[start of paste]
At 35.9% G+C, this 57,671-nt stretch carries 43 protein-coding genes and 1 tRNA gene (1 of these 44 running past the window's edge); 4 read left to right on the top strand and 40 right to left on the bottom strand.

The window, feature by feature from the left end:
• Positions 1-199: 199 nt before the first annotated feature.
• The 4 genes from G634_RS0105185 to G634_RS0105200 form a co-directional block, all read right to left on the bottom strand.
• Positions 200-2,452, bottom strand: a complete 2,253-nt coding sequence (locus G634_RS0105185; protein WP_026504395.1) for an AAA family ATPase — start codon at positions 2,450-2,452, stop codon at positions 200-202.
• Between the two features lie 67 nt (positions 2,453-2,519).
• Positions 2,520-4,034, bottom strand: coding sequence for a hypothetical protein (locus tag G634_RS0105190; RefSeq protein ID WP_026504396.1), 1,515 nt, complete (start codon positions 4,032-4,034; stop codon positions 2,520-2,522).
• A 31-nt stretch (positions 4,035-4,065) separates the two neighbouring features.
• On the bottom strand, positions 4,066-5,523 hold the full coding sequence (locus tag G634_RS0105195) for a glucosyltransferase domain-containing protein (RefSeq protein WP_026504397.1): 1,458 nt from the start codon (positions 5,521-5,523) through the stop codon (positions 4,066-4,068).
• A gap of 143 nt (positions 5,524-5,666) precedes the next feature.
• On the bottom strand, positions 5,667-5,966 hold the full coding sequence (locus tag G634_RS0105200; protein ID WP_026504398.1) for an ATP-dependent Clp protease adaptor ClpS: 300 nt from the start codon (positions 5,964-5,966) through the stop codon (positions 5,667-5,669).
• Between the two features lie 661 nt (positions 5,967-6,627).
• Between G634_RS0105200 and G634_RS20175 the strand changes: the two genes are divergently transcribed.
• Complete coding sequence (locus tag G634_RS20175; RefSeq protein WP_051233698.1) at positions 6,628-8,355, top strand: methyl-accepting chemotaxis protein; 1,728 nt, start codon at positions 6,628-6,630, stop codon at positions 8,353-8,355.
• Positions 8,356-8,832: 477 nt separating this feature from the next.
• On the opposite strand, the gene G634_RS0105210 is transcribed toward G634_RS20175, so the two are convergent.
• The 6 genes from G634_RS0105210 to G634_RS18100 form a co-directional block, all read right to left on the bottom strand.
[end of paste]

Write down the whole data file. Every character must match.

At 35.9% G+C, this 57,671-nt stretch carries 43 protein-coding genes and 1 tRNA gene (1 of these 44 running past the window's edge); 4 read left to right on the top strand and 40 right to left on the bottom strand.

The window, feature by feature from the left end:
• Positions 1-199: 199 nt before the first annotated feature.
• The 4 genes from G634_RS0105185 to G634_RS0105200 form a co-directional block, all read right to left on the bottom strand.
• Positions 200-2,452, bottom strand: a complete 2,253-nt coding sequence (locus G634_RS0105185; protein WP_026504395.1) for an AAA family ATPase — start codon at positions 2,450-2,452, stop codon at positions 200-202.
• Between the two features lie 67 nt (positions 2,453-2,519).
• Positions 2,520-4,034, bottom strand: coding sequence for a hypothetical protein (locus tag G634_RS0105190; RefSeq protein ID WP_026504396.1), 1,515 nt, complete (start codon positions 4,032-4,034; stop codon positions 2,520-2,522).
• A 31-nt stretch (positions 4,035-4,065) separates the two neighbouring features.
• On the bottom strand, positions 4,066-5,523 hold the full coding sequence (locus tag G634_RS0105195) for a glucosyltransferase domain-containing protein (RefSeq protein WP_026504397.1): 1,458 nt from the start codon (positions 5,521-5,523) through the stop codon (positions 4,066-4,068).
• A gap of 143 nt (positions 5,524-5,666) precedes the next feature.
• On the bottom strand, positions 5,667-5,966 hold the full coding sequence (locus tag G634_RS0105200; protein ID WP_026504398.1) for an ATP-dependent Clp protease adaptor ClpS: 300 nt from the start codon (positions 5,964-5,966) through the stop codon (positions 5,667-5,669).
• Between the two features lie 661 nt (positions 5,967-6,627).
• Between G634_RS0105200 and G634_RS20175 the strand changes: the two genes are divergently transcribed.
• Complete coding sequence (locus tag G634_RS20175; RefSeq protein WP_051233698.1) at positions 6,628-8,355, top strand: methyl-accepting chemotaxis protein; 1,728 nt, start codon at positions 6,628-6,630, stop codon at positions 8,353-8,355.
• Positions 8,356-8,832: 477 nt separating this feature from the next.
• On the opposite strand, the gene G634_RS0105210 is transcribed toward G634_RS20175, so the two are convergent.
• The 6 genes from G634_RS0105210 to G634_RS18100 form a co-directional block, all read right to left on the bottom strand.